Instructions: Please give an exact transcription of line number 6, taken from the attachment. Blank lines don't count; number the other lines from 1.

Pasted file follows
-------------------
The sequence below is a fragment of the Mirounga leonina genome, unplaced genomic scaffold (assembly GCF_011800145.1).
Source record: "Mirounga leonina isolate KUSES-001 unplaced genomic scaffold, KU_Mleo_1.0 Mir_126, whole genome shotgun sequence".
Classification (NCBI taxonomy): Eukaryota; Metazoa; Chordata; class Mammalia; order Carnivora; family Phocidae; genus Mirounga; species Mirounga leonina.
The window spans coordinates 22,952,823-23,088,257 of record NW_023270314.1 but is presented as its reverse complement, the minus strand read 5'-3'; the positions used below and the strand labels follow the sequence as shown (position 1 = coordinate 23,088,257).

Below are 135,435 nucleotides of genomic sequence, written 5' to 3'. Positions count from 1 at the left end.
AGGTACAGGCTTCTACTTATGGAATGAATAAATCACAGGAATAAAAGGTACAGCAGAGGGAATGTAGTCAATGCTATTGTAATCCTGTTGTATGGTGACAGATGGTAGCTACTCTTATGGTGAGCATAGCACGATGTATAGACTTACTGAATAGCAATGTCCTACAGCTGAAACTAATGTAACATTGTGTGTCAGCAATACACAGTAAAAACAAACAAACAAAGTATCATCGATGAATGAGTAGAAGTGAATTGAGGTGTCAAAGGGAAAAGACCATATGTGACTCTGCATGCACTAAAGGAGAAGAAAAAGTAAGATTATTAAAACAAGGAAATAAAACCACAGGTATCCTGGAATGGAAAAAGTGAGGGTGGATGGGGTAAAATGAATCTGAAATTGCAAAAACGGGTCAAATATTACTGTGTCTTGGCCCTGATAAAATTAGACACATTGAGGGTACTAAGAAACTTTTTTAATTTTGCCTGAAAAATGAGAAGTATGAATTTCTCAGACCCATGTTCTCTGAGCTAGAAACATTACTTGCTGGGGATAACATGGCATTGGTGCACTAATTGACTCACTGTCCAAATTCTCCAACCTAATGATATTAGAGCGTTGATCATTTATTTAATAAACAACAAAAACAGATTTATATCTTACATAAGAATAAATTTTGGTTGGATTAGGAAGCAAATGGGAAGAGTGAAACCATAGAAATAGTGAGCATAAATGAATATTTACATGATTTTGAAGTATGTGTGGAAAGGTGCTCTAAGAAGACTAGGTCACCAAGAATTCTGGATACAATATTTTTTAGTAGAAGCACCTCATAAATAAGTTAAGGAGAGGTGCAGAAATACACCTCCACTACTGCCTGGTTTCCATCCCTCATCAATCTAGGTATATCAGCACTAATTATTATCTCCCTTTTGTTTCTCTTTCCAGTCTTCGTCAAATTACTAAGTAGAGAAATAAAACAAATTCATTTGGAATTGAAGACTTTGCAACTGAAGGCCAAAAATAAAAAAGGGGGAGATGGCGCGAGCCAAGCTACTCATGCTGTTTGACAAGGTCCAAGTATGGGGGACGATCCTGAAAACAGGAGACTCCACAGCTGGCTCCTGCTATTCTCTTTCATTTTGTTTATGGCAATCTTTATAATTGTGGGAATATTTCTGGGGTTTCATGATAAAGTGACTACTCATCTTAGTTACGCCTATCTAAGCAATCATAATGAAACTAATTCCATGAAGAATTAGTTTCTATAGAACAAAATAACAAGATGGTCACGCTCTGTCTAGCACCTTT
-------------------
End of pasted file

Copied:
AGGTACAGGCTTCTACTTATGGAATGAATAAATCACAGGAATAAAAGGTACAGCAGAGGGAATGTAGTCAATGCTATTGTAATCCTGTTGTATGGTGACAGATGGTAGCTACTCTTATGGTGAGCATAGCACGATGTATAGACTTACTGAATAGCAATGTCCTACAGCTGAAACTAATGTAACATTGTGTGTCAGCAATACACAGTAAAAACAAACAAACAAAGTATCATCGATGAATGAGTAGAAGTGAATTGAGGTGTCAAAGGGAAAAGACCATATGTGACTCTGCATGCACTAAAGGAGAAGAAAAAGTAAGATTATTAAAACAAGGAAATAAAACCACAGGTATCCTGGAATGGAAAAAGTGAGGGTGGATGGGGTAAAATGAATCTGAAATTGCAAAAACGGGTCAAATATTACTGTGTCTTGGCCCTGATAAAATTAGACACATTGAGGGTACTAAGAAACTTTTTTAATTTTGCCTGAAAAATGAGAAGTATGAATTTCTCAGACCCATGTTCTCTGAGCTAGAAACATTACTTGCTGGGGATAACATGGCATTGGTGCACTAATTGACTCACTGTCCAAATTCTCCAACCTAATGATATTAGAGCGTTGATCATTTATTTAATAAACAACAAAAACAGATTTATATCTTACATAAGAATAAATTTTGGTTGGATTAGGAAGCAAATGGGAAGAGTGAAACCATAGAAATAGTGAGCATAAATGAATATTTACATGATTTTGAAGTATGTGTGGAAAGGTGCTCTAAGAAGACTAGGTCACCAAGAATTCTGGATACAATATTTTTTAGTAGAAGCACCTCATAAATAAGTTAAGGAGAGGTGCAGAAATACACCTCCACTACTGCCTGGTTTCCATCCCTCATCAATCTAGGTATATCAGCACTAATTATTATCTCCCTTTTGTTTCTCTTTCCAGTCTTCGTCAAATTACTAAGTAGAGAAATAAAACAAATTCATTTGGAATTGAAGACTTTGCAACTGAAGGCCAAAAATAAAAAAGGGGGAGATGGCGCGAGCCAAGCTACTCATGCTGTTTGACAAGGTCCAAGTATGGGGGACGATCCTGAAAACAGGAGACTCCACAGCTGGCTCCTGCTATTCTCTTTCATTTTGTTTATGGCAATCTTTATAATTGTGGGAATATTTCTGGGGTTTCATGATAAAGTGACTACTCATCTTAGTTACGCCTATCTAAGCAATCATAATGAAACTAATTCCATGAAGAATTAGTTTCTATAGAACAAAATAACAAGATGGTCACGCTCTGTCTAGCACCTTT